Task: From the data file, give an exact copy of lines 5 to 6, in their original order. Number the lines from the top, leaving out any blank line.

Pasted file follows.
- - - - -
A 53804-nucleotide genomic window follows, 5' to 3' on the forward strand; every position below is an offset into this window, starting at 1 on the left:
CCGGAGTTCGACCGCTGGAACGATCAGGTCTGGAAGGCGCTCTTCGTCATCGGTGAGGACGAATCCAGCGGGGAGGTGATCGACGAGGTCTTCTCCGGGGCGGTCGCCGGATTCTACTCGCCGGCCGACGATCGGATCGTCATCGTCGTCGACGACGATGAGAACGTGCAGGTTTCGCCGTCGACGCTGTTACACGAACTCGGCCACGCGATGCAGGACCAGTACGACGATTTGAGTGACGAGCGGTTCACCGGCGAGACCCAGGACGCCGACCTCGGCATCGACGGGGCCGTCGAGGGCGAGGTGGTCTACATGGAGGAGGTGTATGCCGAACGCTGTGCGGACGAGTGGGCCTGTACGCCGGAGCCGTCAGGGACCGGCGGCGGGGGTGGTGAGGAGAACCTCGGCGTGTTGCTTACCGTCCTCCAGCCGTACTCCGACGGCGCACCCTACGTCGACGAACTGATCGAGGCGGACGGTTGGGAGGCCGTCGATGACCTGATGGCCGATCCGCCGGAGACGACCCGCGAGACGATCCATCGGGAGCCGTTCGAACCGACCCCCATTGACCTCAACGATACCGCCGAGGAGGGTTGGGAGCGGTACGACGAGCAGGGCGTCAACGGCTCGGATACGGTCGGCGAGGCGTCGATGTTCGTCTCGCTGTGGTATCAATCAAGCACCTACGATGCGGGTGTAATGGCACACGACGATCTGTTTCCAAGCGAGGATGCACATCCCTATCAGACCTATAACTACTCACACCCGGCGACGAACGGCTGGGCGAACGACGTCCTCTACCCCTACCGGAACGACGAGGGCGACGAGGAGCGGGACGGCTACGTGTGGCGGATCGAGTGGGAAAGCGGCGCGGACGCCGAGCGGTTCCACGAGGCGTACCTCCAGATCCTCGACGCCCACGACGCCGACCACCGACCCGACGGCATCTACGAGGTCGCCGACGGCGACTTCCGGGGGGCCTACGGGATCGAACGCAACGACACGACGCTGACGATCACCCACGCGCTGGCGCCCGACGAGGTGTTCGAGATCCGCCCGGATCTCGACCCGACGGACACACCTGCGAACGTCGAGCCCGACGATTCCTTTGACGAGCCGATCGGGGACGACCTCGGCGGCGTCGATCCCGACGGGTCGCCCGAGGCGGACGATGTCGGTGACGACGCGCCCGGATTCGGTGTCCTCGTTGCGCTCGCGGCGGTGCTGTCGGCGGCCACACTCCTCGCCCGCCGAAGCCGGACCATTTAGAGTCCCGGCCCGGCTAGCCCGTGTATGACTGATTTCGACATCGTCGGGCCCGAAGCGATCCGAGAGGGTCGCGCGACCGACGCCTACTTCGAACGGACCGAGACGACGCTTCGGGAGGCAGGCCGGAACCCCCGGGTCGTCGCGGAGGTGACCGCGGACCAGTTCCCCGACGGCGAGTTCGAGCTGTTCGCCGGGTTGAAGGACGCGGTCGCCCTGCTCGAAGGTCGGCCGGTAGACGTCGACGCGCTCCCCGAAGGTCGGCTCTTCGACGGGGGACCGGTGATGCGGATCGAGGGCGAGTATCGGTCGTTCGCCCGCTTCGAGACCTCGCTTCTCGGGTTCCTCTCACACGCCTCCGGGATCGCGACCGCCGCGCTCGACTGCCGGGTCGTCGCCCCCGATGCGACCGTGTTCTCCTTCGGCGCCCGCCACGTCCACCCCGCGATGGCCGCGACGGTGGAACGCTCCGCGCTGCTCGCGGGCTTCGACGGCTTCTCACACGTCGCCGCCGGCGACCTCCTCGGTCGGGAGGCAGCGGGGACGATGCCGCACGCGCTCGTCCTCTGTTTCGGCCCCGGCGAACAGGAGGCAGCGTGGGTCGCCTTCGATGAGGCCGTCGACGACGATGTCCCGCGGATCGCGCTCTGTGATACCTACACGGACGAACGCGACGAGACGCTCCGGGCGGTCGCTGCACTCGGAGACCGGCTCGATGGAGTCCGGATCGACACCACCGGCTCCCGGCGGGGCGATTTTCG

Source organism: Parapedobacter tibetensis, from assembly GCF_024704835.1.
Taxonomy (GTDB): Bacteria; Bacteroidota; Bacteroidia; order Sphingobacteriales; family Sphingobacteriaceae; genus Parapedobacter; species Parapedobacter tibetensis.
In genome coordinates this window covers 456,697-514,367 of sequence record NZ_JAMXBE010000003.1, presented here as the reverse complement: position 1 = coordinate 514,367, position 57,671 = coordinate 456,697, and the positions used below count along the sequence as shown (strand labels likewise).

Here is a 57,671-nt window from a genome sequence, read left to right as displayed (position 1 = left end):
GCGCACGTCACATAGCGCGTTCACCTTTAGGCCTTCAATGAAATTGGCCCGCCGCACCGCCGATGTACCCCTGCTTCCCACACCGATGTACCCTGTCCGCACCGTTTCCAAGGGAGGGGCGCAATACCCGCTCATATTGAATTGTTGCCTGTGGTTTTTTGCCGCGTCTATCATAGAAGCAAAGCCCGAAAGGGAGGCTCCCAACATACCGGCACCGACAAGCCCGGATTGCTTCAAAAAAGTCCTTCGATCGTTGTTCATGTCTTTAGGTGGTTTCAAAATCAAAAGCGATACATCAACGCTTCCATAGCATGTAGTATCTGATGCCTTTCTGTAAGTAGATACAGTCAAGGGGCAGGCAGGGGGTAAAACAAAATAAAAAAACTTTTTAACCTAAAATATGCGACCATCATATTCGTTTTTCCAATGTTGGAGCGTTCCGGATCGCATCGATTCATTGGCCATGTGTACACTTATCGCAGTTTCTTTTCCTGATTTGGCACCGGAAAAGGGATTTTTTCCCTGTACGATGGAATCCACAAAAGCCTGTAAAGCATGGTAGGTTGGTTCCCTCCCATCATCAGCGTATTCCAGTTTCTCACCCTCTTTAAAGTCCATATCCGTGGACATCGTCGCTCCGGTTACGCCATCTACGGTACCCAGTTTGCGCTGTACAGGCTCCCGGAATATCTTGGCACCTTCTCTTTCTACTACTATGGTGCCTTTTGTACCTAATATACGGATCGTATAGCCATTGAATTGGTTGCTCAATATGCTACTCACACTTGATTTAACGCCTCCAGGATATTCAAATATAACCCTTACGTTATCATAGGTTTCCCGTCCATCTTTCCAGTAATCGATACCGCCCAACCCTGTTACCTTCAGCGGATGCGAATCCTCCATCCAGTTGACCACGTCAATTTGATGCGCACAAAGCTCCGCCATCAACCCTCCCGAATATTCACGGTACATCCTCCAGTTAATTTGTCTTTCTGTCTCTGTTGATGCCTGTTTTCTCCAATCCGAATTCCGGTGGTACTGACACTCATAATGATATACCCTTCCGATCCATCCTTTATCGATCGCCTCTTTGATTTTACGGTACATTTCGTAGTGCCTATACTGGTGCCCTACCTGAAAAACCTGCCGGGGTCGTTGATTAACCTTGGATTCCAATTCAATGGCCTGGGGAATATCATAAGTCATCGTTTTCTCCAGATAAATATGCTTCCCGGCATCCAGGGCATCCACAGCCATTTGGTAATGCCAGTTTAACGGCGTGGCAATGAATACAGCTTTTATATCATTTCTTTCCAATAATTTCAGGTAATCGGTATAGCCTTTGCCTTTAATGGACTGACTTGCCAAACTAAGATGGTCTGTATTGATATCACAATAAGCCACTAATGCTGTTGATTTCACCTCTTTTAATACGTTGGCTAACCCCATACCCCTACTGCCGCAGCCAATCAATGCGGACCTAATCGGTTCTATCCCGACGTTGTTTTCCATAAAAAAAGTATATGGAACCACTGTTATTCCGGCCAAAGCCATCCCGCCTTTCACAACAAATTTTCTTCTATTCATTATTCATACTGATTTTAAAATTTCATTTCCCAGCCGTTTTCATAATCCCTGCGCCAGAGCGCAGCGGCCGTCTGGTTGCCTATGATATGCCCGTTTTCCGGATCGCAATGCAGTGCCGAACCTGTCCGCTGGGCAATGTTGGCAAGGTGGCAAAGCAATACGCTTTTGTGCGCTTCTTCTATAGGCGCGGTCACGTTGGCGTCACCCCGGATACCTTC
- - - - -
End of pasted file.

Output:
In genome coordinates this window covers 456,697-514,367 of sequence record NZ_JAMXBE010000003.1, presented here as the reverse complement: position 1 = coordinate 514,367, position 57,671 = coordinate 456,697, and the positions used below count along the sequence as shown (strand labels likewise).

Here is a 57,671-nt window from a genome sequence, read left to right as displayed (position 1 = left end):